MARY REICHARD, HOST: It’s Wednesday the 7th of February, 2024. Glad to have you along for today’s edition of The World and Everything in It. Good morning, I’m Mary Reichard.
NICK EICHER, HOST: And I’m Nick Eicher. It’s time for Washington Wednesday. Today, a conversation with a tax policy expert about a bipartisan tax bill from the U.S. House.
But first, Senate Republicans say it’s back to square one after reviewing the text of a bill with immigration reform tied to emergency aid for Ukraine and Israel.
Senator Ron Johnson speaking yesterday.
RON JOHNSON: It didn't work because that bill in the end would have probably done more harm than good by normalizing a flow of illegal immigration and undermining a future president who actually wants to secure the border.
REICHARD: Many in the media are saying that the Senate has been swayed by former president Donald Trump’s pressure to kill the bill, but what’s the rest of the story?
Joining us now to talk about it is politics reporter Carolina Lumetta. So Carolina, what’s going on here?
CAROLINA LUMETTA: Well, a lot of very high emotions on Capitol Hill today, Mary. The border security deal is effectively back to the drawing board. Senate Republicans yesterday came out strongly against it promising to tank even a procedural vote to bring it up for a debate. Now, a coalition of three negotiators have spent months at Congress’s request to draft a deal here. Republicans say they never promised to accept any deal and they have issues with the actual policies involved along with the timeline that they've had to approve this. Democrats say the hold up is simply a political play and they accuse former President Donald Trump of interference after he said he disapproved of the compromise.
REICHARD: So setting aside the Trump factor, what are Republican Senators saying about why they aren’t supporting the bill?
So there are a few big issues here. Firstly is that it ties the border legislation to both Ukraine and Israel aid. Republicans do not want a blank check to Ukraine included in any border deal. Democrats don’t want border legislation tied to Israel aid. And it’s all lumped in one big package. On the policy side of things, yesterday, several senators were saying this is not focused enough on border security. It deals a lot more with immigration reform, and they say now’s not the time for that, we need to shut down the border. Here’s what Senator Mike Lee said yesterday.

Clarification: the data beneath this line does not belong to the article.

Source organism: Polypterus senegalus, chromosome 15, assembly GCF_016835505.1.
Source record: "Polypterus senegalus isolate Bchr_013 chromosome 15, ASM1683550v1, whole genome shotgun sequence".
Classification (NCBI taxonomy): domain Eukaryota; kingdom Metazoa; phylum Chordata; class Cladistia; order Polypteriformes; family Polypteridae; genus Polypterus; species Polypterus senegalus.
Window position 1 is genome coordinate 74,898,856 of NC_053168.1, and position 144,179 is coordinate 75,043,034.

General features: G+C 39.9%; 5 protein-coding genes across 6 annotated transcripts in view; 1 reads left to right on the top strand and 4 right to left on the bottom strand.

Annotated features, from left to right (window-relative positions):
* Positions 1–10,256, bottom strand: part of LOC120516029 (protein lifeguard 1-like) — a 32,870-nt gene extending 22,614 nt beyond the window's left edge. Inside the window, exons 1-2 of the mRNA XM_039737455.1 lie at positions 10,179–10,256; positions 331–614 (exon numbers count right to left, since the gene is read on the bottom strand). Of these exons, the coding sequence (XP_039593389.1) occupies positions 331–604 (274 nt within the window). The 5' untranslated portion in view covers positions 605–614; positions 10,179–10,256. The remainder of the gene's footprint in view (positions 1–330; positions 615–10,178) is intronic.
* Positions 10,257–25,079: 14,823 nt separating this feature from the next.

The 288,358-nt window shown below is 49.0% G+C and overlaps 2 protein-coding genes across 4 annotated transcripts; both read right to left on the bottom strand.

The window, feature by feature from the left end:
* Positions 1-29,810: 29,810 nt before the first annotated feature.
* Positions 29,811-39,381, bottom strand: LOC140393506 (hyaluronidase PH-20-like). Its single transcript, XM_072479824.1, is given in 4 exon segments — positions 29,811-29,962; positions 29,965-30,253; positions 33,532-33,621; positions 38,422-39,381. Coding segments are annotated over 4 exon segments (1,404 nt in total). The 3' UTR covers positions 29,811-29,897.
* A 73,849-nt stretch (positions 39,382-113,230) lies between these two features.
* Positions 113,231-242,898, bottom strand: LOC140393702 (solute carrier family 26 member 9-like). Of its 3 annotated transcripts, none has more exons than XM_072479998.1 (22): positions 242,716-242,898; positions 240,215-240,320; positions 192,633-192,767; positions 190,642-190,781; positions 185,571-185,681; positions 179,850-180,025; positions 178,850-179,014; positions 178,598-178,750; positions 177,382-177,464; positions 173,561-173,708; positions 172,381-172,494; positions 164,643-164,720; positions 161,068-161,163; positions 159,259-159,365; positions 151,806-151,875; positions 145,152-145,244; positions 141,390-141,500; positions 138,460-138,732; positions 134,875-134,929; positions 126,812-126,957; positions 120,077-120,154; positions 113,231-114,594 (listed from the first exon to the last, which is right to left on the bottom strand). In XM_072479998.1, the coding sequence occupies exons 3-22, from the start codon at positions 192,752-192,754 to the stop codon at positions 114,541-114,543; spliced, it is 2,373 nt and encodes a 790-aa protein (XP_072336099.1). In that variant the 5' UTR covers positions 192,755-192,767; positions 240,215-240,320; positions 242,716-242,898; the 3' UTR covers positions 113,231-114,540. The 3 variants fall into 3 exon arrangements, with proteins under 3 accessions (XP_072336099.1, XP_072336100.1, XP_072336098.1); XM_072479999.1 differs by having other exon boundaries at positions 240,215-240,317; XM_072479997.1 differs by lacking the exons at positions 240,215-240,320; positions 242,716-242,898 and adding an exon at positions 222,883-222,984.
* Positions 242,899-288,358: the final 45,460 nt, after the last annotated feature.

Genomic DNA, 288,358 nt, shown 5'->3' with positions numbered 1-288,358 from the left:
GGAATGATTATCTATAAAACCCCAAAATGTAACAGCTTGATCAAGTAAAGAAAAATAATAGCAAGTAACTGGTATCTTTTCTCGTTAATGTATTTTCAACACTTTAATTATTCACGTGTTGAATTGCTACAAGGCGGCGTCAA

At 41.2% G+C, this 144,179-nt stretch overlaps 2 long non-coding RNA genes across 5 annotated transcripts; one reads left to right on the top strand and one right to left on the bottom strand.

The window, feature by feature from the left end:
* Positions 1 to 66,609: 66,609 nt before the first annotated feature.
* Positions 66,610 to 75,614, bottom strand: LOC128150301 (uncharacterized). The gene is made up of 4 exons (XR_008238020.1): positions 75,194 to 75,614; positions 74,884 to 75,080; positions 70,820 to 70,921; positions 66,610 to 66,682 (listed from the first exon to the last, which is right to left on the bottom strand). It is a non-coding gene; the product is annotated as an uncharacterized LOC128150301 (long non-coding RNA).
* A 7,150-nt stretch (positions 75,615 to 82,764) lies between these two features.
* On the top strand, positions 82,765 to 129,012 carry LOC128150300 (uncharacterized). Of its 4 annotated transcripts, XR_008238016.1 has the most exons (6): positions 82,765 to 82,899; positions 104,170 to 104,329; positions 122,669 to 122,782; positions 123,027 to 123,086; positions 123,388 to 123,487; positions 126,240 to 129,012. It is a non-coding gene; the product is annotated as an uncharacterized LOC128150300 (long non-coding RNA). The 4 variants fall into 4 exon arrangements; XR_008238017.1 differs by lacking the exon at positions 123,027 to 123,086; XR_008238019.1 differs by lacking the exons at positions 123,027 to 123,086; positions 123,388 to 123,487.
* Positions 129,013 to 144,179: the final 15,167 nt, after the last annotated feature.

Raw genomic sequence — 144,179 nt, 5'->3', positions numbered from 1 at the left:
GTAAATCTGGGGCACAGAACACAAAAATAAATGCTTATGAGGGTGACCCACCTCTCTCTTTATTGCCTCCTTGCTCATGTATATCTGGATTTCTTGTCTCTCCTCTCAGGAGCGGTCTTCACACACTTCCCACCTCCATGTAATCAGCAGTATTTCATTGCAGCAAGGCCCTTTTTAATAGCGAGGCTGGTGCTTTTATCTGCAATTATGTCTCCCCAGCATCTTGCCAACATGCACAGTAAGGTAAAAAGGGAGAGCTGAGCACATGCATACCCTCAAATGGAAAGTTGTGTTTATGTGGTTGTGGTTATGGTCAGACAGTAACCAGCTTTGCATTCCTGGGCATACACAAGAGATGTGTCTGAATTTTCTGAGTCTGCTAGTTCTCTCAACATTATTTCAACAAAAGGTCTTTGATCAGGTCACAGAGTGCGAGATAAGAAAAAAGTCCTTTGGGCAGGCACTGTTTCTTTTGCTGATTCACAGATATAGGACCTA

MIKE LEE: And perhaps most importantly, we should have included border security metrics so that Ukraine aid and release would be linked to the achievement of certain sustained security benchmarks. Had we done that I think would be an altogether different position.
REICHARD: What else did Republicans want that they didn’t get?
LUMETTA: Well, the big thing for them is it does not actually shut down the border. It does not include any construction for continuing work on the border wall. It also does not end "catch and release" that the Biden administration has allowed. It switches the situation to more of a catch and detain situation and expands the use of what they call alternatives to detention. This could be ankle monitors or cell phones that you use to check in with your immigration lawyer or your judge. But it does not catch and deport which is what Republicans wanted. They want policy that will disincentivize people from coming to the border at all. And they say catch and detain is not going to help with that.
REICHARD: So it sounds like Republicans are saying this deal would cement bad immigration policy. What about Democrats? What are they saying?
LUMETTA: Well, that’s another important thing to note. Plenty of Democrats and immigration advocates also do not love this bill. They think it's far too harsh, and they're upset at President Biden for even being willing to negotiate on this issue. Another provision in the bill is that it would give the Department of Homeland Security the authority to shut down the border entirely, with an exception for unaccompanied minors, if crossings surpass 5,000 a day for a week. Now for context, the average crossings in December were over 9000 per day, and the low back in June was about 3,300. This also does not provide any text for giving undocumented immigrants a pathway to citizenship, which has been another big priority for Democrats. So there's plenty of ill will on both sides of the aisle here.
REICHARD: So what are the options?
LUMETTA: So either they scrap the bill and start over from scratch or they give the chamber a few extra days or weeks to read through the text and work out amendments with the House. But any bill the House likes is likely doomed in the Senate and vice versa. They could also split it up into one bill for border security. One bill for Israel, one bill for Ukraine. That's going to take a lot more time that negotiators say that those countries might not have.
REICHARD: Carolina Lumetta covers politics for World’s Washington bureau. Carolina, thanks.
LUMETTA: Thanks, Mary.
EICHER: Well, on to another generally contentious issue: taxes.
Americans don’t agree on many things these days, but a bipartisan House majority recently passed a tax bill. It would expand child tax credits and give businesses some tax breaks.